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I have a stored procedure which runs as part of a report database refresh nightly which takes about 2 hours complete. The object B_RPT_RC_AUDIT_ASSIGNED_TO_TEMP_T2 has 8 million rows. Can you suggest how can I convert this cursor to a set based approach for better performance? Can a CTE be used?

ALTER PROCEDURE [dbo].[B_RPT_RC_AUDIT_ASSIGNED_TO_TEMP2_SP] AS      
SET NOCOUNT ON        
DECLARE @SEQ SMALLINT,      
@CASEID DECIMAL,       
@ASSIGNED  NCHAR(30),      
@AUDITSTAMP DATETIME,      
@AUDITOPRID NCHAR(60),      
@STATUS NCHAR(10),      
@LASTCASEID DECIMAL,       
@PROVGRPID NCHAR(20)      
SET @SEQ = 1      
SET @LASTCASEID = @CASEID      

DROP TABLE B_RPT_RC_AUDIT_ASSIGNED_TO_TEMP   

CREATE TABLE B_RPT_RC_AUDIT_ASSIGNED_TO_TEMP (      
  SEQ_NUM SMALLINT,       
  CASE_ID DECIMAL,       
  ASSIGNED_TO NCHAR(30),       
  AUDIT_STAMP DATETIME,       
  AUDIT_OPRID NCHAR(60),      
  RC_STATUS NCHAR(10),      
  PROVIDER_GRP_ID NCHAR(20) )      
DECLARE AUDIT CURSOR FOR        
   SELECT CASE_ID, ASSIGNED_TO, AUDIT_STAMP, AUDIT_OPRID, RC_STATUS, PROVIDER_GRP_ID      
   FROM B_RPT_RC_AUDIT_ASSIGNED_TO_TEMP_T2      

-- Open the cursor      
OPEN AUDIT      
FETCH NEXT      
   FROM AUDIT      
    INTO @CASEID, @ASSIGNED, @AUDITSTAMP, @AUDITOPRID, @STATUS, @PROVGRPID       
WHILE @@FETCH_STATUS = 0      

begin       
 INSERT INTO B_RPT_RC_AUDIT_ASSIGNED_TO_TEMP       
 SELECT @SEQ, @CASEID, @ASSIGNED, @AUDITSTAMP, @AUDITOPRID, @STATUS, @PROVGRPID      

SET @LASTCASEID = @CASEID      
FETCH NEXT      
   FROM AUDIT      
    INTO @CASEID, @ASSIGNED, @AUDITSTAMP, @AUDITOPRID, @STATUS, @PROVGRPID      

SET @SEQ = CASE WHEN @CASEID <> @LASTCASEID THEN 1 WHEN @CASEID = @LASTCASEID THEN @SEQ + 1 END      
end      
-- Close and deallocate the cursor      
CLOSE AUDIT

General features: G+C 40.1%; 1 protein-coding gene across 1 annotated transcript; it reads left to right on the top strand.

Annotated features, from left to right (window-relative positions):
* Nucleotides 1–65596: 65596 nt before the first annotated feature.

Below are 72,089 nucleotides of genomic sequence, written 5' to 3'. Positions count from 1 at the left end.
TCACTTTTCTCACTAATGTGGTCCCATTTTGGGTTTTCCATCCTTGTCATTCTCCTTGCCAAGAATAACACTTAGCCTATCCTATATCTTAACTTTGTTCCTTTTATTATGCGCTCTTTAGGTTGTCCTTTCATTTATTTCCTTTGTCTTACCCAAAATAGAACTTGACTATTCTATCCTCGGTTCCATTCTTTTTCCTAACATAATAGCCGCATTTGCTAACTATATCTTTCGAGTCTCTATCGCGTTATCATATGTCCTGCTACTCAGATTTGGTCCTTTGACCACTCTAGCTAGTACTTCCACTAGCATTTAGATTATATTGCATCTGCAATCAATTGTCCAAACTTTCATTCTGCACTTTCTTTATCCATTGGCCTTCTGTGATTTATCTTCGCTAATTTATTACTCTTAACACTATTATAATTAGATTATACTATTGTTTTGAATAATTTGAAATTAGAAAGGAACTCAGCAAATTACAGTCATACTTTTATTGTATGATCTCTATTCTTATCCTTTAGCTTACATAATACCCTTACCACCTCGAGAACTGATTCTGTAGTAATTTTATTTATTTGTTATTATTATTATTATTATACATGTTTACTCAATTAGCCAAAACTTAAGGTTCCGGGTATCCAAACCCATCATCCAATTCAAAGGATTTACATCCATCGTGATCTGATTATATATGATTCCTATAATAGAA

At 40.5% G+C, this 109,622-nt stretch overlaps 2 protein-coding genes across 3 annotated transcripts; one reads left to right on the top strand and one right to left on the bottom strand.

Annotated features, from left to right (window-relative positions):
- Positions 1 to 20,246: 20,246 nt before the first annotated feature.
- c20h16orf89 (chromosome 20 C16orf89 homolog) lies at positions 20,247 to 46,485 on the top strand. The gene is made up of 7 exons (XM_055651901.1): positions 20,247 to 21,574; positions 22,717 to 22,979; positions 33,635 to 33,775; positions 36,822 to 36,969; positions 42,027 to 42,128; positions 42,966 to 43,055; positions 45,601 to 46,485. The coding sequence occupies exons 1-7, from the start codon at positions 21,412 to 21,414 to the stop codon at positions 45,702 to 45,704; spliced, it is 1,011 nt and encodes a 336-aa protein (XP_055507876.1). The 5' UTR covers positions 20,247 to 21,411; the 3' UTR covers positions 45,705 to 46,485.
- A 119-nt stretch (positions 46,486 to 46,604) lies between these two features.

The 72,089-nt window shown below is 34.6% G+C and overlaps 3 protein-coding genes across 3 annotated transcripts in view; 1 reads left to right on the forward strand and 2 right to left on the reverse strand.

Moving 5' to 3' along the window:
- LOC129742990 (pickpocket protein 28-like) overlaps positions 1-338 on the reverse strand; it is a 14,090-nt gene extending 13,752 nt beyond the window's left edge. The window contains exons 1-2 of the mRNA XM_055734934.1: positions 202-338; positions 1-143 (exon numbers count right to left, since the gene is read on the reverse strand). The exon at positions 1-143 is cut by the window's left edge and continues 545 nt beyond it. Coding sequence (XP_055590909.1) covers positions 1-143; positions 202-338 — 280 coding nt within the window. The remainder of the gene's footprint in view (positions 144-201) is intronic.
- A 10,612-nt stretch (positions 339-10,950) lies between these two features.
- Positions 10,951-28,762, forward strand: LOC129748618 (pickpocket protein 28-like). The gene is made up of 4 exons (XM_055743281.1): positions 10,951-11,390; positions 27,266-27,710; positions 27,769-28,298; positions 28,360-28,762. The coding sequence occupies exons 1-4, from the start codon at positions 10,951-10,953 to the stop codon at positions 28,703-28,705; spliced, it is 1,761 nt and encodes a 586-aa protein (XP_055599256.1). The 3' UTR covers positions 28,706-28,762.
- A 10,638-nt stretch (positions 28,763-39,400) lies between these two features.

DEALLOCATE AUDIT
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1  
RichardTheKiwi's answer looks good. However, I would check if populating a 8 million rows (temporary?) table from a 8 million rows (temporary?) table is really what you want to do. You probably want to process the results further and the temp table looks like a waste of resources. The same results can likely be achieved querying the original table(s) directly. –  spaghettidba Apr 4 '13 at 7:57
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1 Answer

up vote 5 down vote accepted

Why do you need to DROP and RECREATE the table each time? Since you're doing a DROP-CREATE, it must already exist. So, outside of the SP, recreate it as follows:

CREATE TABLE B_RPT_RC_AUDIT_ASSIGNED_TO_TEMP (      
  SEQ_NUM SMALLINT,       
  CASE_ID DECIMAL,       
  ASSIGNED_TO NCHAR(30),       
  AUDIT_STAMP DATETIME,       
  AUDIT_OPRID NCHAR(60),      
  RC_STATUS NCHAR(10),      
  PROVIDER_GRP_ID NCHAR(20),
  PRIMARY KEY(CASE_ID, SEQ_NUM)
); -- don't leave an 8 million record table in a heap!

Since all you need is merely to number the records within a CASE from 1 to N, you can use ROW_NUMBER().

ALTER PROCEDURE [dbo].[B_RPT_RC_AUDIT_ASSIGNED_TO_TEMP2_SP]
AS
  SET NOCOUNT ON;
  TRUNCATE TABLE B_RPT_RC_AUDIT_ASSIGNED_TO_TEMP;

  INSERT INTO B_RPT_RC_AUDIT_ASSIGNED_TO_TEMP       
  SELECT ROW_NUMBER() OVER (PARTITION BY CASE_ID ORDER BY AUDIT_STAMP),
         CASE_ID, ASSIGNED_TO, AUDIT_STAMP, AUDIT_OPRID, RC_STATUS, PROVIDER_GRP_ID      
    FROM B_RPT_RC_AUDIT_ASSIGNED_TO_TEMP_T2;
GO
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Wow, completed in 4 min. Thanks a ton!! –  yogirk Apr 4 '13 at 8:07
    
That leads me to think that your source table, ..TEMP_T2 is actually also on a HEAP without a CLUSTERED KEY... –  孔夫子 Apr 4 '13 at 8:09
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